Here in the US, I’d always thought we were borrowing a British expression, but when I was trying to check on the web just now, it looks more like a phrase that we are fond of and others don’t make much use of.
I’m 62 and have lived in England all my life.
I’ve rarely heard ‘both sides of the pond’.
A little more frequent is ‘the other side of the pond’ - because there are some interesting differences between the UK and the US.
For example “He dropped some chips on his pants” means:
(UK-US translation) he dropped some fries on his boxers
(US-UK translation) he dropped some crisps on his trousers
I think you lot over the pond got it from us over here.
Whilst referring to the Atlantic as “the pond” is universally understood, it is now more than a little quaint and someone using it in the wild would be quite odd.
I am guilty of using it - even on this erudite forum, but I do acknowledge that it, like me, is a little old fashioned.
Well all right, then may I still refer to GB as “Old Blighty” ?
The ‘Old’ is rather redundant these days, but ‘Blighty’ is fine.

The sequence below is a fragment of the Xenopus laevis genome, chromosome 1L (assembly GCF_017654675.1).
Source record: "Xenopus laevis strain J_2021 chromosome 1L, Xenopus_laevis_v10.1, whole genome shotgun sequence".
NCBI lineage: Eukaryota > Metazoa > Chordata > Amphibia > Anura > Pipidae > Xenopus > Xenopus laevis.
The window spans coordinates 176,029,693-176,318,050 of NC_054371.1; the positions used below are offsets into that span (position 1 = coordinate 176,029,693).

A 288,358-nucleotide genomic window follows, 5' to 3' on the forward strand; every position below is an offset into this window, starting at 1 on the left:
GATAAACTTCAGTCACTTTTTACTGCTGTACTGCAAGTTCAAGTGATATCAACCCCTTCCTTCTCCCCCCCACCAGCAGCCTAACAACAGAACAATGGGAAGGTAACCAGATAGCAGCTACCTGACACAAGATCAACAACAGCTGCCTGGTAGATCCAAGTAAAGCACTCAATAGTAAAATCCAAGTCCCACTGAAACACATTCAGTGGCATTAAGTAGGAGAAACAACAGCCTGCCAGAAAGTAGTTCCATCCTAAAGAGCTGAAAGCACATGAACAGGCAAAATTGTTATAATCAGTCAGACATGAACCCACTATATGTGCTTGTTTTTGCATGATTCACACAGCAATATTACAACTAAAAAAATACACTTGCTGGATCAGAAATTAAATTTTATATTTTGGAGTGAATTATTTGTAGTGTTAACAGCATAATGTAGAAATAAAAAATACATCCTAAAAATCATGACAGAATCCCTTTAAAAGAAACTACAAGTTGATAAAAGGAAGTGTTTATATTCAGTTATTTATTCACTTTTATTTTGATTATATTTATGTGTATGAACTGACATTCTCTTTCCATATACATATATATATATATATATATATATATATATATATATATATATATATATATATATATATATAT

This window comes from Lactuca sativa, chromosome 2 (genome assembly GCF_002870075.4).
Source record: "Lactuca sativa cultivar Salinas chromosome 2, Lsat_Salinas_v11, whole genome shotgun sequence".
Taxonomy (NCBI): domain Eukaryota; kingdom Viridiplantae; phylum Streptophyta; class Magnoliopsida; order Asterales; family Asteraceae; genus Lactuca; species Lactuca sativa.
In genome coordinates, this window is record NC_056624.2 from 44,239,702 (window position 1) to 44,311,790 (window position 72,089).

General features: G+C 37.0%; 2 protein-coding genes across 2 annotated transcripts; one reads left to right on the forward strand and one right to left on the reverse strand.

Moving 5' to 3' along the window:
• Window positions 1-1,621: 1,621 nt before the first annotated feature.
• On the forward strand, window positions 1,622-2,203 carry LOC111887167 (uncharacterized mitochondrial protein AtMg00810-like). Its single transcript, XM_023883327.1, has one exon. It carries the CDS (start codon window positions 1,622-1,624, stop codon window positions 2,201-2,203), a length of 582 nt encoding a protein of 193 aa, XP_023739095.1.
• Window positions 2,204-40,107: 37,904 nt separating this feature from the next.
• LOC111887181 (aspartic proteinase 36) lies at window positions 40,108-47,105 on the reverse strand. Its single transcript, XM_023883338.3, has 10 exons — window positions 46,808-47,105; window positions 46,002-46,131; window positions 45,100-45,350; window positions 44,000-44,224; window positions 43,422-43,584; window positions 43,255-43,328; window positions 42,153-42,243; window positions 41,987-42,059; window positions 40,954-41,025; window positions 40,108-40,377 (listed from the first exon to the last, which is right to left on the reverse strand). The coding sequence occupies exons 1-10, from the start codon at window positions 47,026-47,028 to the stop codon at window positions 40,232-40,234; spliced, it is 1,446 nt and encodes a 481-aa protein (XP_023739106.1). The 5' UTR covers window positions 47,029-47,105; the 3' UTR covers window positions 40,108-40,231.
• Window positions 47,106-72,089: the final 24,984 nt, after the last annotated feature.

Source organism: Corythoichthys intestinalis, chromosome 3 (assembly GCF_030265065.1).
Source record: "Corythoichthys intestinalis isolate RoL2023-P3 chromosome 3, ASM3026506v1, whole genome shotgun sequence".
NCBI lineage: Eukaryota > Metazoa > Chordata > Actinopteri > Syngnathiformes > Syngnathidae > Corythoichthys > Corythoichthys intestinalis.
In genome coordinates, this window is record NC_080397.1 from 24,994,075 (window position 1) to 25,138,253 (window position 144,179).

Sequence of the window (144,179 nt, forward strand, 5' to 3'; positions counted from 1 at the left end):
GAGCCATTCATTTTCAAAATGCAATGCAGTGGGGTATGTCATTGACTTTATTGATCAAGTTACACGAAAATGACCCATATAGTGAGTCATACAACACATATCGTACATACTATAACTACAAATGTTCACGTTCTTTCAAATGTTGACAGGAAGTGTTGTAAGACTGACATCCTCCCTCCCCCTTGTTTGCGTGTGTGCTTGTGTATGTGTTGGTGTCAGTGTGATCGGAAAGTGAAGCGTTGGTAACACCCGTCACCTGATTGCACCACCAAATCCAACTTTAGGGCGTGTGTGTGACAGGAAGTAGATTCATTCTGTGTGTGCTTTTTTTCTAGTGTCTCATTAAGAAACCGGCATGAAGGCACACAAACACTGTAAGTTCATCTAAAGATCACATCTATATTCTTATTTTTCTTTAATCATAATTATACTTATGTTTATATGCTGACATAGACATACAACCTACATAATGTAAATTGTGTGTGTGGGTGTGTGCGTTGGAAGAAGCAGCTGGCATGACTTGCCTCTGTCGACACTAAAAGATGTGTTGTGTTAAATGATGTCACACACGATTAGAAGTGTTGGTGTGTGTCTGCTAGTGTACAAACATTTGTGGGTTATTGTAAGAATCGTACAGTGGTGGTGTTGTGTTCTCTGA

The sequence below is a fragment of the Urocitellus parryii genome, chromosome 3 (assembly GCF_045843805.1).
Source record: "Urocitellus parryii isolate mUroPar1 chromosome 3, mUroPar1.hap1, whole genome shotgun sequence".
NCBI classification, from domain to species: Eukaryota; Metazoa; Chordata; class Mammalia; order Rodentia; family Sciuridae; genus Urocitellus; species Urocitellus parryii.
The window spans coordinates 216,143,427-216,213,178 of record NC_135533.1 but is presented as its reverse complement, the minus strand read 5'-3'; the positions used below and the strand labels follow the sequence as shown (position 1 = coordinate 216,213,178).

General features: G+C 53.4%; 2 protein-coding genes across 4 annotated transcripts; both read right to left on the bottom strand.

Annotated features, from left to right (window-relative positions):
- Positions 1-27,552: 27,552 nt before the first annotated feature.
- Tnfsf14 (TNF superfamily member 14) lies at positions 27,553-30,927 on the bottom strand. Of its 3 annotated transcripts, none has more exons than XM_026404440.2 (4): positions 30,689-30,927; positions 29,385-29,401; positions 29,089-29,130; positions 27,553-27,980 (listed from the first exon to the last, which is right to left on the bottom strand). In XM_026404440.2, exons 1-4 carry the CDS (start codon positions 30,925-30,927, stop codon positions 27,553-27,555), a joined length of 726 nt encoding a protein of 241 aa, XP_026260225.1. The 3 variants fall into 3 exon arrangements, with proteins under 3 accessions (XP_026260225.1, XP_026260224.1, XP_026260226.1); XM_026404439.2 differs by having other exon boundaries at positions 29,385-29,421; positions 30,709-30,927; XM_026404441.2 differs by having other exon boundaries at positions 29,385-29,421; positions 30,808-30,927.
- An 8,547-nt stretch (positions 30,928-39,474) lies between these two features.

“Pond” as a (usually humorous) alternative to “ocean” originated in Britain, and could refer to oceans in general, or any particular ocean. It only referred to the Atlantic Ocean specifically when the context required that. But over time it came increasingly to refer to the Atlantic, and became increasingly a characteristic US usage. In BrE it would be considered so old-fashioned as to be mannered, I think.
And, yes, it’s rarely “both sides of the Pond”; more usually “the other side of the Pond”, since the expression is mostly used to point to differences between British and US language, habits, culture, etc, not to similarities.
I think “across the pond” is the most common way it’s phrased and it has its own Wiktionary entry as such.